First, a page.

Infinity SUP New Deal: Dry Land Examination

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Infinity SUP New Deal, SuP examiner, Dave Boehne, Manhattan Beach, South Bay, Los Angeles, lifeguard tower

The Infinity SUP New Deal – a performance longboard surf SUP

Standup paddleboards have different shapes. It sounds simple and straightforward. A board’s shape give it its defining characteristics. The shape dictates how the board will perform and how it should be ridden to maximize the attributes built into the board by its shaper. When speaking of a board, shape = identity.

It is common for a manufacturer to list a SUP’s dimensions: length, width, thickness, and volume. Dimensions, however, are not a board’s shape. I could create a board with minimal effort that met a predetermined set of dimensions. Achieving a desired volume might be a little tricky without some arithmetic and knowledge of the material I was working with, but it could be done. Does that make me a shaper? Not even close.

Shaping is an art and listing the dimensions is only the beginning. They are a mere description of the size of the package. A quantitative metric that belies the qualitative attributes packed inside. Relying solely on a SUP’s dimensions as a measure of quality and performance is no more relevant than it would be to describe your favorite cake by saying it is 12” long, 7” wide, 4” thick and weighs 3 lbs. That’s great, but what’s it made of and who is the backer?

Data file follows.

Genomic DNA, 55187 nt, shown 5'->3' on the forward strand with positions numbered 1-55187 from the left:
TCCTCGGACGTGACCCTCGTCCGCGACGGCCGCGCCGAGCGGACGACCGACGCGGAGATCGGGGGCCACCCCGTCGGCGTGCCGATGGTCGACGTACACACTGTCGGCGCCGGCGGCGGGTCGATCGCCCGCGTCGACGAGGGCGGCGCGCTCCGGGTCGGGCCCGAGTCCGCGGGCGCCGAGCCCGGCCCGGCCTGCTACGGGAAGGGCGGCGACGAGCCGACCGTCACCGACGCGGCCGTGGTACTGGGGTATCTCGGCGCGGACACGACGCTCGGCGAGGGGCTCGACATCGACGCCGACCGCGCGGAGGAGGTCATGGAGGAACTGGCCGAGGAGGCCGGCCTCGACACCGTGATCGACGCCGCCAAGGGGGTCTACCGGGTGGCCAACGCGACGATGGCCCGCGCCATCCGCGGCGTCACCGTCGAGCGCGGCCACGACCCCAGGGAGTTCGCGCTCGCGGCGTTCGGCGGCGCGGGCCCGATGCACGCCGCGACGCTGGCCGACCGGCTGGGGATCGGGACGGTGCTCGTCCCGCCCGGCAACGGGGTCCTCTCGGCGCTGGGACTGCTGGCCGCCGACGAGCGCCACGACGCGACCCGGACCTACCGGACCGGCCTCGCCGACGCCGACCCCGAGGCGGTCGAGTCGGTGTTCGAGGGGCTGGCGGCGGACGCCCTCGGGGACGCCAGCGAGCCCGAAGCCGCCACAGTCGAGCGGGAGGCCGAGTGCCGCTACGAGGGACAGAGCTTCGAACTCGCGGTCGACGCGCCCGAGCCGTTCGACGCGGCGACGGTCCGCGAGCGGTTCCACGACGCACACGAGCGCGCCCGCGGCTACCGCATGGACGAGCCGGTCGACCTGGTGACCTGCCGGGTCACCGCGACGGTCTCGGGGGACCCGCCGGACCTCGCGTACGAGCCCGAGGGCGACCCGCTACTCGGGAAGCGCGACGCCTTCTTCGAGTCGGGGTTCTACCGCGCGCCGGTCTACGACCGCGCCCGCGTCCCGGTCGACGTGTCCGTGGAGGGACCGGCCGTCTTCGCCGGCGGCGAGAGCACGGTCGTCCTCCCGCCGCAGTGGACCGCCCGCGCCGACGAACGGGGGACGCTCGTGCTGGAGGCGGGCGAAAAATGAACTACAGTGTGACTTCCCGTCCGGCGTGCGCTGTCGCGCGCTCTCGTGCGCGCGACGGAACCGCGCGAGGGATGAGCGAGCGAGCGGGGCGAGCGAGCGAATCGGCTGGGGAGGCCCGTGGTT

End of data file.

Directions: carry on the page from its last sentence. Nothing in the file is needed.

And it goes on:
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What went into designing your board and who is it’s shaper?

Infinity SUP New Deal, sup examiner, surf sup, sup surfing, standup paddling
Who shaped your board? If you don’t know, well…

Dave Boehne, shaper of the Infinity SUP New Deal, provided an overview of the New Deal’s shape in Infinity SUP’s product release video on Vimeo. One word you’ll hear him repeat throughout the video is the word “performance”. I met up with Boehne earlier this spring for my first look at the New Deal after attending an event in Dana Point. “Look how heavy it is,” said Boehne with a smile as he removed the sharp looking surf SUP from a vertical rack and placed it on a display stand. “Wow!” I exclaimed. “That’s impressive!”

The New Deal is extraordinarily light. Carrying this board across the beach to the water’s edge is no longer a dreaded task. You arrived late and didn’t get the best parking spot? No worries. The Infinity SUP New Deal is a head turner. Custom or production, it does not matter. Easily recognizable by it’s distinctive longboard shape and unique three stripe insignia, there’s a good chance that someone is going to halt your forward momentum towards the beach and inquire about the board.

The New Deal’s carry handle, like the board itself, was designed by Boehne. Made of carbon to afford maximum strength and durability while not adding unwanted weight, the handle is elegantly recessed into the center of the deck. It isn’t the deepest or biggest handle on the market, but it doesn’t need to be. It has enough room to curl your fingers and firmly grab ahold. Sometimes good things come in small packages.